MANILA, Philippines – One drag queen came as a Christmas tree, looking resplendent in glittery trinkets and lights. Another came as a balikbayan tita, ready to dole out wads of cash for Aguinaldo. Someone painted her face green as the Grinch. Of course, there was Mariah Carey – or, well, someone whose impression of the pop icon was dead on.
At BGC’s Nectar, a nightclub known for welcoming LGBTQ+ patrons, it was time again for Drag Cartel, the club’s monthly drag competition. With less than a month to go before Christmas, however, it was only apt to imbibe the spirit of the season.
In the drag world, that means a ball teeming with glamour and camp.
The category is: Gay Christmas Realness
“It’s an opportunity for the drag queens to be super festive, super glittery – even more than normal,” said Paulo Castro, who hosts Poison Wednesdays and Drag Cartel. “Sabi nga ni Mariah, Christmas is festive.”
But for Peabo Orilla (a.k.a. Queen Bridgette Olga) – a constant of the scene as its MC – the Christmas edition of the contest is more than just spreading holiday cheer. It is, after all, a fierce competition.
He said, “Ito yung bulabugan talaga sila – eksenahan, ganyan, tapos pasikatan, pa-tumblingan.” (This is a battle where they try to steal the scene, outshine each other, and pull off stunts.)
In a sense, Christmas in drag isn’t different from putting on astonishing looks and an unforgettable show for any time of the year. Competing queens are still free to do or be anything – all according to their own interpretation.
“Mas restricted nga lang sila tonight because it’s Christmas-themed,” Paulo pointed out.
Gelo Arucan, a DJ whose drag persona is Candy Whorehol, said that for drag queens, however, the possibilities are endless. Making a Christmas look or character will always go beyond the typical.
He argued, “Hindi [sila] katulad ng normal na tao, ‘pag sinabi mong Christmas, ito lang yung interpretation nila, pero ‘pag drag queen, iba-iba yung way of interpreting something as Christmas.”(They are unlike regular people, who might only interpret Christmas in a limited sense. Drag queens have different ways of interpreting something as Christmas.)
Queens in their gaudy, festive attire dazzled onlookers. Santa hats, glitter, fur, and all sorts of ornaments were the vogue for the evening. But turning looks and stunting pretty weren’t enough.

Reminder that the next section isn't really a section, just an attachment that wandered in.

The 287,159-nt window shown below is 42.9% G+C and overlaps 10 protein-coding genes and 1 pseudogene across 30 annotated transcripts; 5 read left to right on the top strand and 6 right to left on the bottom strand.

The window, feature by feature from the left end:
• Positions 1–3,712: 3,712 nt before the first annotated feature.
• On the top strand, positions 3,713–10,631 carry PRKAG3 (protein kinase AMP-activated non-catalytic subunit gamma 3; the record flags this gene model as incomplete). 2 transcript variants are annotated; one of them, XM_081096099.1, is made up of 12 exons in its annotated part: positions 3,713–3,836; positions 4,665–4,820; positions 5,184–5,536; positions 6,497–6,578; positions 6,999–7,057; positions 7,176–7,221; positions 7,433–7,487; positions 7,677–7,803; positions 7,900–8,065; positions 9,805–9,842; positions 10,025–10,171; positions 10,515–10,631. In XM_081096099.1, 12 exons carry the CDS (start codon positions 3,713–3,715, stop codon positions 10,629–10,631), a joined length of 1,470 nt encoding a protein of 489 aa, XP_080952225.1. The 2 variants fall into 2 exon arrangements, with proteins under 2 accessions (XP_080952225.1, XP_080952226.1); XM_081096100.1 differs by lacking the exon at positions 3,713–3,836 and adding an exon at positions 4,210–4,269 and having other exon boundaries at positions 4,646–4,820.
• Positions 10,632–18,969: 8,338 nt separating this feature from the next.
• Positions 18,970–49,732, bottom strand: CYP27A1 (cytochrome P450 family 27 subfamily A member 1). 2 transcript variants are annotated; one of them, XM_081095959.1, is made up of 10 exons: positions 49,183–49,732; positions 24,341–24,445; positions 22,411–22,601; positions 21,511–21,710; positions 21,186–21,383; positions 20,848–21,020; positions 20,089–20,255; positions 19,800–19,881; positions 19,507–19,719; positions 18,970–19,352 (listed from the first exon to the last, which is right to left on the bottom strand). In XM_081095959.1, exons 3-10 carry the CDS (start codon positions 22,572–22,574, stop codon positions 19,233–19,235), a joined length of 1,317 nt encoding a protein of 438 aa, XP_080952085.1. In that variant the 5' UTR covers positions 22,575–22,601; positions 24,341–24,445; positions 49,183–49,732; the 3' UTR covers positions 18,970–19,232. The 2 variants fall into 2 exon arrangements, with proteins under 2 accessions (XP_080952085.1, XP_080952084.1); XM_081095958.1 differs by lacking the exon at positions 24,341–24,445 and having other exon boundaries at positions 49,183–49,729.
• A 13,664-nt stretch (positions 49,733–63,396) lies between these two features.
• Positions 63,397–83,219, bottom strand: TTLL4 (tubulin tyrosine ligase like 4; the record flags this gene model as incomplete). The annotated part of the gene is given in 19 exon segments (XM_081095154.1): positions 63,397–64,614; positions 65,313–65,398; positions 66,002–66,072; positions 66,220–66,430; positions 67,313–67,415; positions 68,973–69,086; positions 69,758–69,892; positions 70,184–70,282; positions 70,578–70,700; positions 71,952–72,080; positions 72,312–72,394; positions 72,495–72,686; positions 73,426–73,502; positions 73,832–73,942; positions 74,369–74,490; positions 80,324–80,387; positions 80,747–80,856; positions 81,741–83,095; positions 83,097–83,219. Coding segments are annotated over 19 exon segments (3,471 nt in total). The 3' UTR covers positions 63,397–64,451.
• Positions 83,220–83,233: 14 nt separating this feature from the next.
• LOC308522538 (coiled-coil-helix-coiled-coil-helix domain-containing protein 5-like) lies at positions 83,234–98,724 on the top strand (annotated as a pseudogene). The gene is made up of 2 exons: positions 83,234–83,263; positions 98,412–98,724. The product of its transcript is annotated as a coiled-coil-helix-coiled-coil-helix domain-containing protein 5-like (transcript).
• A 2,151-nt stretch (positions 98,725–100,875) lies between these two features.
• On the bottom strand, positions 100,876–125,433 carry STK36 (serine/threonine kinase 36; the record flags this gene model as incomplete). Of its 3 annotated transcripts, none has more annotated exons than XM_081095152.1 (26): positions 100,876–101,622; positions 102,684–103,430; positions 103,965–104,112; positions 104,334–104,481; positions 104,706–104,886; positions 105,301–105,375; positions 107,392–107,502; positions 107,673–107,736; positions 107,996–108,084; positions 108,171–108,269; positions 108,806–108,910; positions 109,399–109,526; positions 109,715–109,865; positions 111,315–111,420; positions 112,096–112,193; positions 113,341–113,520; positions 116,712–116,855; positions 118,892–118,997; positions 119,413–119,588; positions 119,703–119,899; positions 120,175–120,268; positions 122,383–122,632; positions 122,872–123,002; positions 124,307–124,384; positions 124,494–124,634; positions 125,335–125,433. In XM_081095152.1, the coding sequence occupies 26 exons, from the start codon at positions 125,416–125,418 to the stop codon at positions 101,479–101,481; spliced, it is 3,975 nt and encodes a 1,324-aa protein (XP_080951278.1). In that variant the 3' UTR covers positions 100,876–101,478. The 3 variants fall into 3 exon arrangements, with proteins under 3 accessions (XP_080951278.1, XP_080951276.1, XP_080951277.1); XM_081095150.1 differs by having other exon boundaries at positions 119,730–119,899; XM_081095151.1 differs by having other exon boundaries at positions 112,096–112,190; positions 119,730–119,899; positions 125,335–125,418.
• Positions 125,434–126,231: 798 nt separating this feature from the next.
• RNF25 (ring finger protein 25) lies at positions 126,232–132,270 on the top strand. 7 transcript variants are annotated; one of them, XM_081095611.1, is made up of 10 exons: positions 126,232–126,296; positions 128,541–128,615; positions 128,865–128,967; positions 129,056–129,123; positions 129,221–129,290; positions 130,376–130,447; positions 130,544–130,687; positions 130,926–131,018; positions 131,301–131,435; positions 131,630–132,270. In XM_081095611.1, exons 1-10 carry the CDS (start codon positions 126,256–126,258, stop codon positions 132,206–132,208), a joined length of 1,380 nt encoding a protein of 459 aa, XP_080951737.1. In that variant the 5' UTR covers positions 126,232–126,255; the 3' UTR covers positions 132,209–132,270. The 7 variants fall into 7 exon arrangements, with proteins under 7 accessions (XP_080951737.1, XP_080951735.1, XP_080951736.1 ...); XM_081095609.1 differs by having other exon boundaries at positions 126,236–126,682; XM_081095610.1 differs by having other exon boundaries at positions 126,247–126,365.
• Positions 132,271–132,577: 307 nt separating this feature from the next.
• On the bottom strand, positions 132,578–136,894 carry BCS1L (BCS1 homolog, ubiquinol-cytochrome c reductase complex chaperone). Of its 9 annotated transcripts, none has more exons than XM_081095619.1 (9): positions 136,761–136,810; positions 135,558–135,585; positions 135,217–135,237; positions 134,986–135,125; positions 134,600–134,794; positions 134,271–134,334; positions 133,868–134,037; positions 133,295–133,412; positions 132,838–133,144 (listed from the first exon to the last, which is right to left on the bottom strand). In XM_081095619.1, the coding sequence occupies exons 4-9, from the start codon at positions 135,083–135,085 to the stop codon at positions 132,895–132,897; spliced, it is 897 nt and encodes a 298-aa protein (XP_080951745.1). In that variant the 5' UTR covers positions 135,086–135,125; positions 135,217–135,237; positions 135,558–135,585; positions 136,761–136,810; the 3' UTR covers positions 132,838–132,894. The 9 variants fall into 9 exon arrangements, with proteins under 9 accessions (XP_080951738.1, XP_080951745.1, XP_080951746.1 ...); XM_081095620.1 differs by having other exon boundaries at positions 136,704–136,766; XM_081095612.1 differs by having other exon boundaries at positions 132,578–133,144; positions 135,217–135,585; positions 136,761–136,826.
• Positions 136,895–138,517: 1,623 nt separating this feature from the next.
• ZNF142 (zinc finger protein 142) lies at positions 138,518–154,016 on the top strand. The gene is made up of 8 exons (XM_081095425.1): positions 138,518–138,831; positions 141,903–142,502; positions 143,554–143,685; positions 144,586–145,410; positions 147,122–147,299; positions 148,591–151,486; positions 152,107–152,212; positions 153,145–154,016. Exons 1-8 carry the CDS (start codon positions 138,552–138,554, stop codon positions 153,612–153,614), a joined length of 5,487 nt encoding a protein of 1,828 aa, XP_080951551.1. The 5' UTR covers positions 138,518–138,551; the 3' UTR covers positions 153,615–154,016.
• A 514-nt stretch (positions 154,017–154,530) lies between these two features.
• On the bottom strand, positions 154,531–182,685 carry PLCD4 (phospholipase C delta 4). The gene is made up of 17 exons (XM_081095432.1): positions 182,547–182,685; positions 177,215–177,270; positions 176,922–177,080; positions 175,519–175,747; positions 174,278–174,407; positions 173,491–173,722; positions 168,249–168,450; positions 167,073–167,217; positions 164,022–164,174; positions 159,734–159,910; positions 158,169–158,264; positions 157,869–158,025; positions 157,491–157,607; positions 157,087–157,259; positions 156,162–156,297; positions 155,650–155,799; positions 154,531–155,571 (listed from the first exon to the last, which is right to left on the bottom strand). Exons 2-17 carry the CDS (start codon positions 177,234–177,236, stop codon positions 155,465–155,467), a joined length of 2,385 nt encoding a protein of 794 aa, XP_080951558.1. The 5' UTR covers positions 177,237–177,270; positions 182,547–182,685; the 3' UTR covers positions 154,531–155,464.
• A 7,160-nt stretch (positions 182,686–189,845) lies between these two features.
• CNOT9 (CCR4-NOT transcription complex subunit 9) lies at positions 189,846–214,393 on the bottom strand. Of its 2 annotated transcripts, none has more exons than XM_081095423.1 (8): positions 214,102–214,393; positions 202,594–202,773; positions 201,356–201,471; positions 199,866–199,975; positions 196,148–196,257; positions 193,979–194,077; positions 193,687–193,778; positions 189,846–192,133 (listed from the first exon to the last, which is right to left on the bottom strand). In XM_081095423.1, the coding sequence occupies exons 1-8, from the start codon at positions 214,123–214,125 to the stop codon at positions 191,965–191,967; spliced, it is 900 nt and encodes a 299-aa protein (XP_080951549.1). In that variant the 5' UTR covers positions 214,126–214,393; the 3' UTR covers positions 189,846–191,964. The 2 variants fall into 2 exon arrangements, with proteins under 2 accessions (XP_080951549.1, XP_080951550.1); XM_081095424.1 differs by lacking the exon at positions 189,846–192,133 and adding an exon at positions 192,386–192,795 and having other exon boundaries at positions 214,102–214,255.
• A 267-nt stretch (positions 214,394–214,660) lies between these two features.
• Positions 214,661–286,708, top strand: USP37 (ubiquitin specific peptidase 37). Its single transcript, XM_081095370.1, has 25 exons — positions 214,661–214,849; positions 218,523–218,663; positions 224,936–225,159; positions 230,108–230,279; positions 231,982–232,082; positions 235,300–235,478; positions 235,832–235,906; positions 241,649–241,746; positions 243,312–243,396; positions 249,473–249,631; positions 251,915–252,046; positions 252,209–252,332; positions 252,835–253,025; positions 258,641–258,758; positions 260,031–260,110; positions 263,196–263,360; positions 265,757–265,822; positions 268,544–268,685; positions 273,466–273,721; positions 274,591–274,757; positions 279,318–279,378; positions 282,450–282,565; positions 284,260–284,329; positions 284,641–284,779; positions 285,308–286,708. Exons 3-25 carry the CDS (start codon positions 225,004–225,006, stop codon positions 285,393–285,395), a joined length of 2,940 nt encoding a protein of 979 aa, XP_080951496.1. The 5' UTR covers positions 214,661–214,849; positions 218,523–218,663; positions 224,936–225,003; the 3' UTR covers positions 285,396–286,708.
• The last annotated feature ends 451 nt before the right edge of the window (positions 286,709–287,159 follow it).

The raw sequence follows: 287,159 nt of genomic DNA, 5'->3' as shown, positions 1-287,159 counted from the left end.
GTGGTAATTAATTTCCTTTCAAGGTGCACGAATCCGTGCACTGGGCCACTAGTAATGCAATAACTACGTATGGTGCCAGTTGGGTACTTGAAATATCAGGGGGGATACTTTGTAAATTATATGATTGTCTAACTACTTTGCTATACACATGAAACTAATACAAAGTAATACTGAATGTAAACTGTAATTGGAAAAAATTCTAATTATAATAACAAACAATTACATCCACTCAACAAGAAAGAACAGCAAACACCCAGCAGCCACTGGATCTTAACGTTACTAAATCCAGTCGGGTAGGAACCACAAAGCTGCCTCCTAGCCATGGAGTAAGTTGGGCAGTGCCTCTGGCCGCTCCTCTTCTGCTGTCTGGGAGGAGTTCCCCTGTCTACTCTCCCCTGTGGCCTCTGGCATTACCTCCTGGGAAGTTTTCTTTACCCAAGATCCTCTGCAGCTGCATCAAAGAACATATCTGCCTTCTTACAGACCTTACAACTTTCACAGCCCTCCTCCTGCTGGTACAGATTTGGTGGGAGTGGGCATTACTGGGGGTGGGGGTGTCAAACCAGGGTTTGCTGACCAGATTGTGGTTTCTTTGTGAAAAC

Gelo nonchalantly swore, “What makes a drag Christmas different from a basic Christmas is always the drama. We always serve and bring the drama.”
“Drag shows are always filled with drama, always filled with Creativity, Uniqueness, Nerve, and Talent,” he continued, echoing RuPaul.
The Wednesday crowd at Nectar packs the place easily – in its old as well as its new, present address just next door. Even here, we’re told it was still going to get harder and harder to move around as the night progressed.
A lot of them were regulars, no doubt. The club’s patrons – some in plain but oddball outfits, some in drag – were very much at ease in the way they squeezed through the crowd who wouldn’t bat an eyelash.
The snark, perhaps, might be reserved for a performance that would flop, but even that seems like a rarity in an arena like this.
These people take their craft seriously, including the newbies boldly going against their more experienced sisters.
“[At Drag] Cartel, all types of drag are celebrated: the club kids, the art kids – not just ‘yung fishy-fishy glamour,” Gelo pointed out.
Paulo said, “Kaya nga ang tagline ng Nectar has always been ‘Welcome home,’ kasi so many of the kids really feel at home and safe.”
He reminded us that Christmastime for these queens is not all joy-to-the-world, though. This was one of the ways they try to give these queer and trans people (“kids,” he calls some of them) a semblance of fuzzy holiday warmth.
“For a lot of queens siguro, it’s an opportunity to wear Christmas as a theme,” he said. “But for a lot of drag queen kids who aren’t out to their families – and some of them, even, ‘di tanggap (unaccepted) – it’s actually a sad season unlike our heterosexual counterparts.”
“Marami tayong mga drag kids na hindi makauwi or ‘di alam ng parents and family nila kung sino talaga sila.” (Many of them can’t go back to their own homes, or their parents and families don’t know about their identities.)
The Poison host added that during this season, happenings like this give them the chance “to celebrate [with] their chosen families” like, for some of them, their drag houses.
“Kami dito. Family kami sa set,” he said.
Outside of Nectar, there have been some progress and acceptance, Gelo assumed, which he attributes to the craft getting more “mainstream” exposure – like the airtime it gets on RuPaul’s Drag Race.